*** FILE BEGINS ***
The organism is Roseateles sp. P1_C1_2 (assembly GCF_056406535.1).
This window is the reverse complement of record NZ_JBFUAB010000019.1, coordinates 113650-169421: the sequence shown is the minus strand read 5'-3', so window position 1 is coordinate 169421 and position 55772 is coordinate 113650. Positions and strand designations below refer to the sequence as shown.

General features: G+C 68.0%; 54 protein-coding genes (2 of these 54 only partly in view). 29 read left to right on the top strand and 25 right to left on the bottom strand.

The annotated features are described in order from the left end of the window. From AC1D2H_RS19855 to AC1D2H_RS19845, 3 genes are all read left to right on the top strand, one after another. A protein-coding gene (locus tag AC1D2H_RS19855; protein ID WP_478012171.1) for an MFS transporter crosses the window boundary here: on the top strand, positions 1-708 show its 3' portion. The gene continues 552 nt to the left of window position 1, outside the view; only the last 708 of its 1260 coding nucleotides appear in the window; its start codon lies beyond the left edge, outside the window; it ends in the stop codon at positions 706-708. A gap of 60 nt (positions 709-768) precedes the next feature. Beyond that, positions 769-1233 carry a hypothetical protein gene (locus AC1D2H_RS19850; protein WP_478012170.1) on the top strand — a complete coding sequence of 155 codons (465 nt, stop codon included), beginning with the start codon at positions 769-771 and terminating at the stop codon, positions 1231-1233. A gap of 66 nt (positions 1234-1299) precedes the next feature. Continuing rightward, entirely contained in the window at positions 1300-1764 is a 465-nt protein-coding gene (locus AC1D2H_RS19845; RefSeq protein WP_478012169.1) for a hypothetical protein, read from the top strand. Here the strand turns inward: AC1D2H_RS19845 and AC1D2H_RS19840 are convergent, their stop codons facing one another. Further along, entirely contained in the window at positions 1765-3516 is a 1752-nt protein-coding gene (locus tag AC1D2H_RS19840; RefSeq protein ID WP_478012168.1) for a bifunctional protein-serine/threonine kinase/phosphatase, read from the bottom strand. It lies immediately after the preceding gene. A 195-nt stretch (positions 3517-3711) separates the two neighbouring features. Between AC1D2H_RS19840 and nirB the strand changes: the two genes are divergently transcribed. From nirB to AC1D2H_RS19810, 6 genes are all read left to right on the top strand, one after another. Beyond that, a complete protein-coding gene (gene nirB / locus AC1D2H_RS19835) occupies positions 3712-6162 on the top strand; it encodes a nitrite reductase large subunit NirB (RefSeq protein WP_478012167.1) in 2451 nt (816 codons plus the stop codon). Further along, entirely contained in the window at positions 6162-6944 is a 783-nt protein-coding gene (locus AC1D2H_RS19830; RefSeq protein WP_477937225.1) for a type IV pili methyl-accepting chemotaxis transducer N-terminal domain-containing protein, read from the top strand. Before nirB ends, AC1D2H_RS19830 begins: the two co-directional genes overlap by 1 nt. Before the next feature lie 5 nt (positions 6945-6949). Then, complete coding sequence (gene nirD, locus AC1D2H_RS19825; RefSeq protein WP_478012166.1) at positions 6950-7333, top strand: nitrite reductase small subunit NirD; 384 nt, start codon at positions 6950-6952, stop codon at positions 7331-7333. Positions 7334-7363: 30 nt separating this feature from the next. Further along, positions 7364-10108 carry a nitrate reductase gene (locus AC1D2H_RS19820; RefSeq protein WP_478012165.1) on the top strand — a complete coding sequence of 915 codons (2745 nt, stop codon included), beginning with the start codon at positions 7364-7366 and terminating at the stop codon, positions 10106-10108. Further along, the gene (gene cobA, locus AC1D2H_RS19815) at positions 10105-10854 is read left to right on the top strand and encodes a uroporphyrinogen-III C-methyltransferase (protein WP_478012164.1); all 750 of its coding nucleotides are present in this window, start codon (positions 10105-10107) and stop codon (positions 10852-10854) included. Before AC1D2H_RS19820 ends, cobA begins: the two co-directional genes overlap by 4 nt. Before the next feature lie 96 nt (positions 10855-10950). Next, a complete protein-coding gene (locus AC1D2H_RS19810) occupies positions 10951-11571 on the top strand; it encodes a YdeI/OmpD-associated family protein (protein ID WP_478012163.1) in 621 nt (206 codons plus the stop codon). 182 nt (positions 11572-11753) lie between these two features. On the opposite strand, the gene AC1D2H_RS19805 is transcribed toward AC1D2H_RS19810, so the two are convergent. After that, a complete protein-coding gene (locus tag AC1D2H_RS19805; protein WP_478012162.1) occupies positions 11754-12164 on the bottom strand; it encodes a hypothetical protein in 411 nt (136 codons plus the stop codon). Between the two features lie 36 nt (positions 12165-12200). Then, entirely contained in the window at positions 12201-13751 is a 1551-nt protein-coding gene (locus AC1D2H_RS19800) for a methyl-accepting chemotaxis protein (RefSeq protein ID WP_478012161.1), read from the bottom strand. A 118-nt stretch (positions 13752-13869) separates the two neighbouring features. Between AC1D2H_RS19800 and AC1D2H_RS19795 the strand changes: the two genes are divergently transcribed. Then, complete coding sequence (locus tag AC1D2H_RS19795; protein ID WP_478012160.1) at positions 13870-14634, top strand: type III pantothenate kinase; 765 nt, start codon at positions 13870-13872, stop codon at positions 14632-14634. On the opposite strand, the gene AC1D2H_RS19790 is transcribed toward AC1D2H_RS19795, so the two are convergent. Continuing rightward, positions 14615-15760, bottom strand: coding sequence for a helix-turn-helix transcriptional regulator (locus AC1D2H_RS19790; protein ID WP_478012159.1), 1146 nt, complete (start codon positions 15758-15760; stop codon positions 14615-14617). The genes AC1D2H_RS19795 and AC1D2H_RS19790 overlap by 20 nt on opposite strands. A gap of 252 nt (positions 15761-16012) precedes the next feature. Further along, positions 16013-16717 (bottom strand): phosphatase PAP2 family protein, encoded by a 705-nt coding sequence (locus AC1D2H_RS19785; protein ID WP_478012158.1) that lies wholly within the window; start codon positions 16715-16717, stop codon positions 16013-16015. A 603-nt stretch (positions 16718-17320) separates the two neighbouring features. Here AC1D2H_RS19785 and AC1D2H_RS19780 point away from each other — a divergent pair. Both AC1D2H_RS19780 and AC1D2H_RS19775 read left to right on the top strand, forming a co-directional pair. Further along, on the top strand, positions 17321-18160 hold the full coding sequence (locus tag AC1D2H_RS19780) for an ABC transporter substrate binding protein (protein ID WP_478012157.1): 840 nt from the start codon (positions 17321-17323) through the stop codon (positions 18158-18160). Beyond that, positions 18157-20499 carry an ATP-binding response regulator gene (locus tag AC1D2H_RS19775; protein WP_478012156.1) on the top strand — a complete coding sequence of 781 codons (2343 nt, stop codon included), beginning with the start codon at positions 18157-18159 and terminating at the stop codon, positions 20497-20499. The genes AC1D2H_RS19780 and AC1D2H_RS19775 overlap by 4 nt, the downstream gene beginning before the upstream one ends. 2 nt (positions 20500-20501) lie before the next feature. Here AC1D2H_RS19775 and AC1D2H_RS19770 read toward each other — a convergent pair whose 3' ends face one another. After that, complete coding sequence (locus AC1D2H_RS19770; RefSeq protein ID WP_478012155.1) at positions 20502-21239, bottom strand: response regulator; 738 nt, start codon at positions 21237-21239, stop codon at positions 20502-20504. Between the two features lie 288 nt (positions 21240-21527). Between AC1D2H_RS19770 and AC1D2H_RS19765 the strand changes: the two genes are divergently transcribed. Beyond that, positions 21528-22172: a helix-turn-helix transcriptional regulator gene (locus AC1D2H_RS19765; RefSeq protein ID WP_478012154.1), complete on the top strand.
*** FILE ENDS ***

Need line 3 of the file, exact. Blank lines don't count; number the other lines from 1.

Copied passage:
General features: G+C 68.0%; 54 protein-coding genes (2 of these 54 only partly in view). 29 read left to right on the top strand and 25 right to left on the bottom strand.